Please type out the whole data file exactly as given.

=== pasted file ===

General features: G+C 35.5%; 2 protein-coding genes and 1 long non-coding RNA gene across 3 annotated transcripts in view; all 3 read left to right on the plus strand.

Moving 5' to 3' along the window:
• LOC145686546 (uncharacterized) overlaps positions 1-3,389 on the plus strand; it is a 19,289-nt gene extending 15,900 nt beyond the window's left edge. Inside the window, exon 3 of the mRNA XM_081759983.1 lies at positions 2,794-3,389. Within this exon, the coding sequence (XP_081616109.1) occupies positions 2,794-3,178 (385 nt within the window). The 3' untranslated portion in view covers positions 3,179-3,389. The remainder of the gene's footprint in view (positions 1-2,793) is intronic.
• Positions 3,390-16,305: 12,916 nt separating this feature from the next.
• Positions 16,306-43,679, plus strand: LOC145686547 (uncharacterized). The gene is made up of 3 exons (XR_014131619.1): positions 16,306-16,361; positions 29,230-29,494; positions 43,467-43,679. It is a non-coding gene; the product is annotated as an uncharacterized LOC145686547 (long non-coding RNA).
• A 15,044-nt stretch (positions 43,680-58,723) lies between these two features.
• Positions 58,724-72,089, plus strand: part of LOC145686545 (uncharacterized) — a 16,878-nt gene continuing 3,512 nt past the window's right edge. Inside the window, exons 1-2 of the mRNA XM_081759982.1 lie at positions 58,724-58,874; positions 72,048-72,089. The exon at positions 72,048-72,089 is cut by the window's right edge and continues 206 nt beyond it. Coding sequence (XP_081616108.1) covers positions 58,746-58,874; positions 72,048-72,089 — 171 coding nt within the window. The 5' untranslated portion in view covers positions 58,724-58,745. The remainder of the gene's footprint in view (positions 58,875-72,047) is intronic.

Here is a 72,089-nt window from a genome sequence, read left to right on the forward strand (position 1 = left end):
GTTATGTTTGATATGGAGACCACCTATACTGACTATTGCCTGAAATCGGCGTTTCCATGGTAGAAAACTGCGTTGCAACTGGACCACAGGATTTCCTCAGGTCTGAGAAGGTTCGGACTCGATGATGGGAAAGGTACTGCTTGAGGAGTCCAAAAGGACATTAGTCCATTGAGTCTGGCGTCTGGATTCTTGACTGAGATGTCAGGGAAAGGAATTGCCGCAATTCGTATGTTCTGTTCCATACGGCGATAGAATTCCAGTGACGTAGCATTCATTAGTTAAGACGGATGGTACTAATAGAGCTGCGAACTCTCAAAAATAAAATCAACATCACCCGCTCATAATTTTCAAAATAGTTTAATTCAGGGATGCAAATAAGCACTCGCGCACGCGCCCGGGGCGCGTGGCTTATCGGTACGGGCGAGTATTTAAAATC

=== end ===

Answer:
General features: G+C 35.5%; 2 protein-coding genes and 1 long non-coding RNA gene across 3 annotated transcripts in view; all 3 read left to right on the plus strand.

Moving 5' to 3' along the window:
• LOC145686546 (uncharacterized) overlaps positions 1-3,389 on the plus strand; it is a 19,289-nt gene extending 15,900 nt beyond the window's left edge. Inside the window, exon 3 of the mRNA XM_081759983.1 lies at positions 2,794-3,389. Within this exon, the coding sequence (XP_081616109.1) occupies positions 2,794-3,178 (385 nt within the window). The 3' untranslated portion in view covers positions 3,179-3,389. The remainder of the gene's footprint in view (positions 1-2,793) is intronic.
• Positions 3,390-16,305: 12,916 nt separating this feature from the next.
• Positions 16,306-43,679, plus strand: LOC145686547 (uncharacterized). The gene is made up of 3 exons (XR_014131619.1): positions 16,306-16,361; positions 29,230-29,494; positions 43,467-43,679. It is a non-coding gene; the product is annotated as an uncharacterized LOC145686547 (long non-coding RNA).
• A 15,044-nt stretch (positions 43,680-58,723) lies between these two features.
• Positions 58,724-72,089, plus strand: part of LOC145686545 (uncharacterized) — a 16,878-nt gene continuing 3,512 nt past the window's right edge. Inside the window, exons 1-2 of the mRNA XM_081759982.1 lie at positions 58,724-58,874; positions 72,048-72,089. The exon at positions 72,048-72,089 is cut by the window's right edge and continues 206 nt beyond it. Coding sequence (XP_081616108.1) covers positions 58,746-58,874; positions 72,048-72,089 — 171 coding nt within the window. The 5' untranslated portion in view covers positions 58,724-58,745. The remainder of the gene's footprint in view (positions 58,875-72,047) is intronic.

Here is a 72,089-nt window from a genome sequence, read left to right on the forward strand (position 1 = left end):
GTTATGTTTGATATGGAGACCACCTATACTGACTATTGCCTGAAATCGGCGTTTCCATGGTAGAAAACTGCGTTGCAACTGGACCACAGGATTTCCTCAGGTCTGAGAAGGTTCGGACTCGATGATGGGAAAGGTACTGCTTGAGGAGTCCAAAAGGACATTAGTCCATTGAGTCTGGCGTCTGGATTCTTGACTGAGATGTCAGGGAAAGGAATTGCCGCAATTCGTATGTTCTGTTCCATACGGCGATAGAATTCCAGTGACGTAGCATTCATTAGTTAAGACGGATGGTACTAATAGAGCTGCGAACTCTCAAAAATAAAATCAACATCACCCGCTCATAATTTTCAAAATAGTTTAATTCAGGGATGCAAATAAGCACTCGCGCACGCGCCCGGGGCGCGTGGCTTATCGGTACGGGCGAGTATTTAAAATC